Parents want G.O. to be brought out
The declaration of the fee structure by the Private Schools Fee Determination Committee for schools that had appealed may have ended the anxiety for many, but several questions of parents and institutions remain unanswered. “What is the excess fee that schools can collect in the name of smart classrooms, textbooks, notebooks, uniforms and transportation?” and “Can a fee structure hold good for three years?”
The revised annual fee structure of nearly 530 schools in Chennai, which include nursery, primary, high and higher secondary schools, were put up on the website www.tn.gov.in on Friday.
Among the schools collecting the highest fee structure for L.K.G are A.M.M. Matriculation Higher Secondary School (Rs. 20,150), Harrington House Nursery and Primary School, Egmore (Rs.20,000) and Kids Central Nursery and Primary School, Kotturpuram (Rs.19,450). In class XII, the schools are SBOA Matriculation Higher Secondary School, Anna Nagar (Rs. 25,000) and P.S. Senior Secondary School, Mylapore (Rs. 20,200). ‘NF' is mentioned for schools with no recognition and they are not allowed to collect fee.
The Committee has specified that the annual fee amount is “inclusive of various heads such as admission fee, library fee, maintenance and amenities fee and other recurring expenditure and development charges.”
Other additional overheads such as smart classes, books and notebooks, uniforms and transportation are not included in the fee, which schools are allowed to collect separately, thus raising questions among parents. “The revised fee structure has become a licence for management to charge more fees,” says K. Murugan, president of the PTA, SBOA Matriculation Higher Secondary School, Mogappair. “How much is the book fee? Who decides that?,” he asks. Many think that could also have been brought in the ambit while deciding the fee of a class.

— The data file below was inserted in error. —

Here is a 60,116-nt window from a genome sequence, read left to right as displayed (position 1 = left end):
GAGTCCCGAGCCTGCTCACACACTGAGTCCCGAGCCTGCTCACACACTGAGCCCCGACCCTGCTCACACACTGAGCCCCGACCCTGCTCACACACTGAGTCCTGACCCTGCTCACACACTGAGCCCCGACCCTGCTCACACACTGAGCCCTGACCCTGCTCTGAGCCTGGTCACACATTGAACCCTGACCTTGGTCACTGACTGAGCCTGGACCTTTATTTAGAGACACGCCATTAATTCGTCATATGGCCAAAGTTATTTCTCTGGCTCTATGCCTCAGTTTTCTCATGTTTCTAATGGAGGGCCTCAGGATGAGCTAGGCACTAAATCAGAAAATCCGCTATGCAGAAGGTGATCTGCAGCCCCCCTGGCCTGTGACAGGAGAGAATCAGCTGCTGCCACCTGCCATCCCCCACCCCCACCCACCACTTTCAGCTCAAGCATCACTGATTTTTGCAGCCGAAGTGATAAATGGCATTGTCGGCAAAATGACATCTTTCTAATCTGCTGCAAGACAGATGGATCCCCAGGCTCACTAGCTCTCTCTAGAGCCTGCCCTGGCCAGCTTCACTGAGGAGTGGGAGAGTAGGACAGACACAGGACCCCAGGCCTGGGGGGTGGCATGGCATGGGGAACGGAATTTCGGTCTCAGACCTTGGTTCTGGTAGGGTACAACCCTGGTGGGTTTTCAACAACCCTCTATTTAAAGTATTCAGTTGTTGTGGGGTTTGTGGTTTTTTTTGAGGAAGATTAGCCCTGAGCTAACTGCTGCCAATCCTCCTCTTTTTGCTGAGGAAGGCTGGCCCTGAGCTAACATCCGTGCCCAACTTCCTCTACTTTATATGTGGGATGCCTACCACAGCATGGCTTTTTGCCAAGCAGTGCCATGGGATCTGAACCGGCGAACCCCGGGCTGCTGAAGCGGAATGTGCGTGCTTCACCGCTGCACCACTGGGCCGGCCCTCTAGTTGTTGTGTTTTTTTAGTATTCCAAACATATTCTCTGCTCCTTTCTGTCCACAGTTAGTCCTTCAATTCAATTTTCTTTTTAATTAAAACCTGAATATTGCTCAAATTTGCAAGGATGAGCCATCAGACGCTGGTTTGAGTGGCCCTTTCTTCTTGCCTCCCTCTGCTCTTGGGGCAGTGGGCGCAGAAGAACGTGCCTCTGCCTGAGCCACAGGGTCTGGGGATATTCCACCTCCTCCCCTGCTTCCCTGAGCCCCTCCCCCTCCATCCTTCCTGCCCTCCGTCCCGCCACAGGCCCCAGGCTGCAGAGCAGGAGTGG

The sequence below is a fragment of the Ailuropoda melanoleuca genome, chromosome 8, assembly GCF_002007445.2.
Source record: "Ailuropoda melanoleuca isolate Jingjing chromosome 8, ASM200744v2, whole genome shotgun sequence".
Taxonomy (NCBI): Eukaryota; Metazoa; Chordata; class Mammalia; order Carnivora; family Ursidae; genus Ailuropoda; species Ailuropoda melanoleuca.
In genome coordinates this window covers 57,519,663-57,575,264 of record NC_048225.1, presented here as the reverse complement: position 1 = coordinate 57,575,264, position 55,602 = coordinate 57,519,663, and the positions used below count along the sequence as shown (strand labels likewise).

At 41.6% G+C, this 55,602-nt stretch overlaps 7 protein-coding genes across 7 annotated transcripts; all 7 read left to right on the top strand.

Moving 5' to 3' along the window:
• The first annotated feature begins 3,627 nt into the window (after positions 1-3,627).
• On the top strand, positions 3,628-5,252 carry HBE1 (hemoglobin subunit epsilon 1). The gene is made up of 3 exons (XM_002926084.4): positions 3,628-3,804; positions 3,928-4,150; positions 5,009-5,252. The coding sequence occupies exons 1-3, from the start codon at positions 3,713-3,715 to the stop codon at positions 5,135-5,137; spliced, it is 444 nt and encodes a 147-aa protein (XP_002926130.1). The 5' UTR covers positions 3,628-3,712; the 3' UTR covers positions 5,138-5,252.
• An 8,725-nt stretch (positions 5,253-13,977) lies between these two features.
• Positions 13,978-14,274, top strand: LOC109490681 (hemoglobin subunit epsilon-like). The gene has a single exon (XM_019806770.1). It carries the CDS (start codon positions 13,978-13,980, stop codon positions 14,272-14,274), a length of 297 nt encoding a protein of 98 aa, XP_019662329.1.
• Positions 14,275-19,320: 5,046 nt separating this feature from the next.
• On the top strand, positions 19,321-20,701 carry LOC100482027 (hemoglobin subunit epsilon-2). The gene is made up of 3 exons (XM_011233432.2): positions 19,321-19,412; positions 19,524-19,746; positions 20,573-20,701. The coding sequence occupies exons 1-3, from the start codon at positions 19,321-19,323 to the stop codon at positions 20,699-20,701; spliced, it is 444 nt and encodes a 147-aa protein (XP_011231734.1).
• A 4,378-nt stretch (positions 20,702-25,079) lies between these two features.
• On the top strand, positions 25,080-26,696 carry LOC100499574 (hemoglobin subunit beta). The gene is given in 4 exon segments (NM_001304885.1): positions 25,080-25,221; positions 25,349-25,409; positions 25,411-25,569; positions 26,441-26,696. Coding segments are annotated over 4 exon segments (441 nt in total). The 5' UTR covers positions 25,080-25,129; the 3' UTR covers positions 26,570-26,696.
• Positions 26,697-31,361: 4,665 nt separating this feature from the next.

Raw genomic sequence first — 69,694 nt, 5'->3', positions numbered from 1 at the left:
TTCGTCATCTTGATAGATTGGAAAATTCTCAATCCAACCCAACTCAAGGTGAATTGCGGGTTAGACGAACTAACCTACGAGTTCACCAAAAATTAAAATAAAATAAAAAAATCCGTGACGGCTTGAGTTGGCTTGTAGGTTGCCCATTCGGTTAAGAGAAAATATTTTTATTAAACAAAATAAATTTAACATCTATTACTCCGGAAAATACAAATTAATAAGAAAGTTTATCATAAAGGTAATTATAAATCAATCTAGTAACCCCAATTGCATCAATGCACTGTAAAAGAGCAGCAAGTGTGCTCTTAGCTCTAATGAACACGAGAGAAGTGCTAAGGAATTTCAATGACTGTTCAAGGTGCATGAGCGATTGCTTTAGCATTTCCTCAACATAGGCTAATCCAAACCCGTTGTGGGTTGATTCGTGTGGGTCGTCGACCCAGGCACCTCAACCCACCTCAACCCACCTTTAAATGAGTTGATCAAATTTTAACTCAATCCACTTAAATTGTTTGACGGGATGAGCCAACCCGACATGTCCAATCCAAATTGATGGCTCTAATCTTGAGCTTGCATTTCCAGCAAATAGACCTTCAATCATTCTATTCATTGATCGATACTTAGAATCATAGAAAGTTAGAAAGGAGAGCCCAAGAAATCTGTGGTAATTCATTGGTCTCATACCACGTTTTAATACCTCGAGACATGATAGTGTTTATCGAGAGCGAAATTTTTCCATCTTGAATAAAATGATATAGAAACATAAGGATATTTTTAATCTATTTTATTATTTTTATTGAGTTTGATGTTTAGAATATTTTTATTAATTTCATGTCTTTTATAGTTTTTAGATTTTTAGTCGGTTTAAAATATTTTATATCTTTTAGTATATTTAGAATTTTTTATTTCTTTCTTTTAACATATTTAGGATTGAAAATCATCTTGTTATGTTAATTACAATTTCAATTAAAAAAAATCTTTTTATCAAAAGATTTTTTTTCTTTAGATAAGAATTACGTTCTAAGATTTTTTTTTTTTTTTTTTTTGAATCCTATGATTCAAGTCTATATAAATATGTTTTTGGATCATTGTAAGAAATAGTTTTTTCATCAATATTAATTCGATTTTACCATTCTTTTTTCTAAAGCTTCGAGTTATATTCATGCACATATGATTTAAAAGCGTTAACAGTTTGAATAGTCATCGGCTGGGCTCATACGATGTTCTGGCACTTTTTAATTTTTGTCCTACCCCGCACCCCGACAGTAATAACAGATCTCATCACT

Many parents such as D.C. Kesavan feel the exercise is a mere waste if the government does not ensure that it is enforced strictly. “A G.O. should be brought out, only then do schools take it seriously. Before the committee was formed, I paid Rs. 6,000 for three months, now it is Rs. 9,750 for my son who studies in class I,” says Mr. Kesavan.
Quite a number of schools, however, are happy that the committee has heeded to many of their request, at least to some extent.
“The Committee has approved 80-90 per cent of my fee, which I am happy about. Also, it has made it clear what is included and what is excluded,” said B. Purushothaman, principal of Everwin Matriculation Higher Secondary School. He adds that as the fee structure holds good until 2012-13, “I may not be able to increase salaries of my teachers and add other amenities.”
Ramesh Lamba, general secretary of Punjab Association Group of Schools, says that the exercise has not been done systematically. “All these years, I have been collecting the same amount for my three schools that have the same kind of infrastructure. But now the Committee has fixed different fee structure for all the three schools,” he says, adding the fee structure varies between Rs. 2,000 to Rs.3,000. Mr. Lamba thinks problems would arise as teachers in two different schools would be paid differently. “The teaching staff will be unhappy,” he adds.